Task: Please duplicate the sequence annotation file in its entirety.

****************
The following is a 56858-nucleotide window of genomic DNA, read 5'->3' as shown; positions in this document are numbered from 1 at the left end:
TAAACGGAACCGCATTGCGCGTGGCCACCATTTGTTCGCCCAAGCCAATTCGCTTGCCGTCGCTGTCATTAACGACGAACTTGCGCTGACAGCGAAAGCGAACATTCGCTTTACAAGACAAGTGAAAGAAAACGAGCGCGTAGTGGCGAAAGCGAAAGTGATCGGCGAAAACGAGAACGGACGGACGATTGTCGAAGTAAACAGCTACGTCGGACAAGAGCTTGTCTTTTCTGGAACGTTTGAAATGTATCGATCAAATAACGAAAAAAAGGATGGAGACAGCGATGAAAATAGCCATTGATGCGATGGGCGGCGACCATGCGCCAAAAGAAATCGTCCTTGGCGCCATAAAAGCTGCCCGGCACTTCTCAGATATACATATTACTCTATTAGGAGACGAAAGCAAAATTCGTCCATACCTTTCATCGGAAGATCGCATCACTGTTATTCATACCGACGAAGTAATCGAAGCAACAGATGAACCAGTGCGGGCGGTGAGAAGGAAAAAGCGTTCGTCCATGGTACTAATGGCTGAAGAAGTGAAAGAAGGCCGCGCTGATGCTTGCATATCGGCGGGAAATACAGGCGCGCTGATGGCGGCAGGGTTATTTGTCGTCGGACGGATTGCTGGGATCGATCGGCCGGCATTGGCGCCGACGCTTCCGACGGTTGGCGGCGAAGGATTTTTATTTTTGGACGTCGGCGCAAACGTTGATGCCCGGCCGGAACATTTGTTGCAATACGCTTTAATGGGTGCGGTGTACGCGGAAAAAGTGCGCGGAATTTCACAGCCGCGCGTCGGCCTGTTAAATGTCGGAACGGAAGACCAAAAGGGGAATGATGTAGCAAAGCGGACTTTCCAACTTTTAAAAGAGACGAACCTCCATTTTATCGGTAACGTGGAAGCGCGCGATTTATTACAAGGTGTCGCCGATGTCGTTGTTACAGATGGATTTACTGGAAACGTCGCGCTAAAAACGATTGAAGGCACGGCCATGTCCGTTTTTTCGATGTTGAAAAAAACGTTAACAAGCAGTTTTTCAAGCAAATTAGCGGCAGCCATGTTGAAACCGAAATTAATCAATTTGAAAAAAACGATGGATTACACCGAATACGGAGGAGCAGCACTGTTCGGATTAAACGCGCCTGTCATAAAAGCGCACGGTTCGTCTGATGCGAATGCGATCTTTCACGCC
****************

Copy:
The following is a 56858-nucleotide window of genomic DNA, read 5'->3' as shown; positions in this document are numbered from 1 at the left end:
TAAACGGAACCGCATTGCGCGTGGCCACCATTTGTTCGCCCAAGCCAATTCGCTTGCCGTCGCTGTCATTAACGACGAACTTGCGCTGACAGCGAAAGCGAACATTCGCTTTACAAGACAAGTGAAAGAAAACGAGCGCGTAGTGGCGAAAGCGAAAGTGATCGGCGAAAACGAGAACGGACGGACGATTGTCGAAGTAAACAGCTACGTCGGACAAGAGCTTGTCTTTTCTGGAACGTTTGAAATGTATCGATCAAATAACGAAAAAAAGGATGGAGACAGCGATGAAAATAGCCATTGATGCGATGGGCGGCGACCATGCGCCAAAAGAAATCGTCCTTGGCGCCATAAAAGCTGCCCGGCACTTCTCAGATATACATATTACTCTATTAGGAGACGAAAGCAAAATTCGTCCATACCTTTCATCGGAAGATCGCATCACTGTTATTCATACCGACGAAGTAATCGAAGCAACAGATGAACCAGTGCGGGCGGTGAGAAGGAAAAAGCGTTCGTCCATGGTACTAATGGCTGAAGAAGTGAAAGAAGGCCGCGCTGATGCTTGCATATCGGCGGGAAATACAGGCGCGCTGATGGCGGCAGGGTTATTTGTCGTCGGACGGATTGCTGGGATCGATCGGCCGGCATTGGCGCCGACGCTTCCGACGGTTGGCGGCGAAGGATTTTTATTTTTGGACGTCGGCGCAAACGTTGATGCCCGGCCGGAACATTTGTTGCAATACGCTTTAATGGGTGCGGTGTACGCGGAAAAAGTGCGCGGAATTTCACAGCCGCGCGTCGGCCTGTTAAATGTCGGAACGGAAGACCAAAAGGGGAATGATGTAGCAAAGCGGACTTTCCAACTTTTAAAAGAGACGAACCTCCATTTTATCGGTAACGTGGAAGCGCGCGATTTATTACAAGGTGTCGCCGATGTCGTTGTTACAGATGGATTTACTGGAAACGTCGCGCTAAAAACGATTGAAGGCACGGCCATGTCCGTTTTTTCGATGTTGAAAAAAACGTTAACAAGCAGTTTTTCAAGCAAATTAGCGGCAGCCATGTTGAAACCGAAATTAATCAATTTGAAAAAAACGATGGATTACACCGAATACGGAGGAGCAGCACTGTTCGGATTAAACGCGCCTGTCATAAAAGCGCACGGTTCGTCTGATGCGAATGCGATCTTTCACGCC